The Move - Brontosaurus [Original Single Version]Details

"Roy Wood, Bev Bevans [sic] and Rick Price have completed the next single title Do The Brontosaurus [sic] by Roy Wood c/w Lightnin' Never Strikes [sic]-- a Rick Price composition. it is set for release on March 6."
Unknown (February 21, 1970 - Record Mirror)

"A new single Brontosaurus backed with Lightening Never Strikes Twice [sic] is also on release on Regal Zonophone."
Unknown (March 14, 1970 - Record Mirror)

"Although Roy and Jeff have not really had time to concentrate on their songwriting, Jeff's lyrical powers added to the Move will obviously become a large influence upon them. The group's current single Brontosaurus is a Roy Wood composition, but we can well expect to see combined efforts in the future."
Valerie Mabbs (circa 1970 - Record Mirror)

"Not to put too fine a point on the situation, the move were, quote, 'dead worried' when their heavy single Brontosaurus began to look like an even heavier flop only a few weeks ago. Five weeks after released they were still waiting for a TV promotion spot... they reckoned the record had had no more than two plays on Radio 1... and the reaction from the retailer had been virtually nil. Then came the all-powerful Top Of The Pops-- and an immediate interest in Brontosaurus to the point where it's now No. 6 in the NME Chart and still climbing. Heartened by the apparent vote of confidence for the new Move, group member Rick Price was in candid mood the other day when he told me how radio and TV producers had virtually thrown the single out of the door when they heard it. Said Price: 'We heard that the producers of the Dave Cash show even said, Get that load of x!!x! out of my office! I think the trouble is that so many people want us to go on turning out singles like Flowers In The Rain. I'm not saying I was completely sold on this single myself at the beginning. I think I probably had more faith in it than anybody else in the group, but I still had doubts. It was a bit of a worry when it was released, because Charlie (Carl Wayne) had also left, and the gigs had also dropped off because let's face it, he was a big attraction.'"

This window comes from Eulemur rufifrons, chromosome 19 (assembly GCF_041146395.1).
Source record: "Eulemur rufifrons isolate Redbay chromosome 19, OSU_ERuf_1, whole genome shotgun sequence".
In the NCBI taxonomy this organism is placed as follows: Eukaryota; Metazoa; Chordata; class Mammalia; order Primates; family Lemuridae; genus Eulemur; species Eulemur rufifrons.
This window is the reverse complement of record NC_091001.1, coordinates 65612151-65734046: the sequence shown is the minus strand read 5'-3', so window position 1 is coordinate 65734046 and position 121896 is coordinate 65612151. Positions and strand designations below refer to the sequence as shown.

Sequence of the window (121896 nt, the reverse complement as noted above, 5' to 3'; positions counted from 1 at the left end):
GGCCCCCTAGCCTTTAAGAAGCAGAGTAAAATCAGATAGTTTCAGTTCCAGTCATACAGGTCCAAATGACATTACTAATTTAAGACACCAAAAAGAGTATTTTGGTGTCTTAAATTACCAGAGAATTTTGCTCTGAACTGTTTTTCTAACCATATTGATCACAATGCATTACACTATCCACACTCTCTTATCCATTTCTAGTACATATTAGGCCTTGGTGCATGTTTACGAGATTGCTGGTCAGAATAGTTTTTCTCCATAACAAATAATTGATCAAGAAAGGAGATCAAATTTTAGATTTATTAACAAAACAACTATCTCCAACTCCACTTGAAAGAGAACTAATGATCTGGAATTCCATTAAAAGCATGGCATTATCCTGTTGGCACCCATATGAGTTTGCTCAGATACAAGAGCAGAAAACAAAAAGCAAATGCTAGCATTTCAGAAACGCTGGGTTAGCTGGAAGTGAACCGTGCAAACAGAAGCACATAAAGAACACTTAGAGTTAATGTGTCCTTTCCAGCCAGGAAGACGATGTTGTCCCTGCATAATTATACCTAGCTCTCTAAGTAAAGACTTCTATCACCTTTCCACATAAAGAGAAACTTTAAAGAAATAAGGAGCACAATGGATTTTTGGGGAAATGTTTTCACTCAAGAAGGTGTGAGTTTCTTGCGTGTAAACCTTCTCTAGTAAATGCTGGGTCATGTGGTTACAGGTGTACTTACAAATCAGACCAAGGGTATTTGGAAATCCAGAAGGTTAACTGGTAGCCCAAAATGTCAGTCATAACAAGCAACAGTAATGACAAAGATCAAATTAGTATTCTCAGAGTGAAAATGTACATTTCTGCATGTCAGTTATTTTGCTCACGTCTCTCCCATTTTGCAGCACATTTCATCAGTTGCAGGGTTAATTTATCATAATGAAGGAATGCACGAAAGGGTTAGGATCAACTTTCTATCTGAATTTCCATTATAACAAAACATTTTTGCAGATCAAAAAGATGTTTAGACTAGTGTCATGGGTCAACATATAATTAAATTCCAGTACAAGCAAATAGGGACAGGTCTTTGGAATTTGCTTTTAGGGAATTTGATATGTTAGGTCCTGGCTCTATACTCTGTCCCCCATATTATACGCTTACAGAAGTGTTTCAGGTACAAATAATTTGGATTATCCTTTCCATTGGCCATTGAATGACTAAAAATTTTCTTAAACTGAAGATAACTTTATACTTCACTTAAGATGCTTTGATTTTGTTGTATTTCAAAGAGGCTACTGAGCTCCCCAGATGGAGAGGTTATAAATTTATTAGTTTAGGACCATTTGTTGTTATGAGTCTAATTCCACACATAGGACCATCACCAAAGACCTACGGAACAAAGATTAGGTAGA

Alan Smith (circa 1970 - New Musical Express)

"And who could ever forget Brontosaurus, the absurdly heavy speaker-shattering dance favorite of the barbituate generation?"
John Mendelsohn (October 14, 1971 Rolling Stone #93)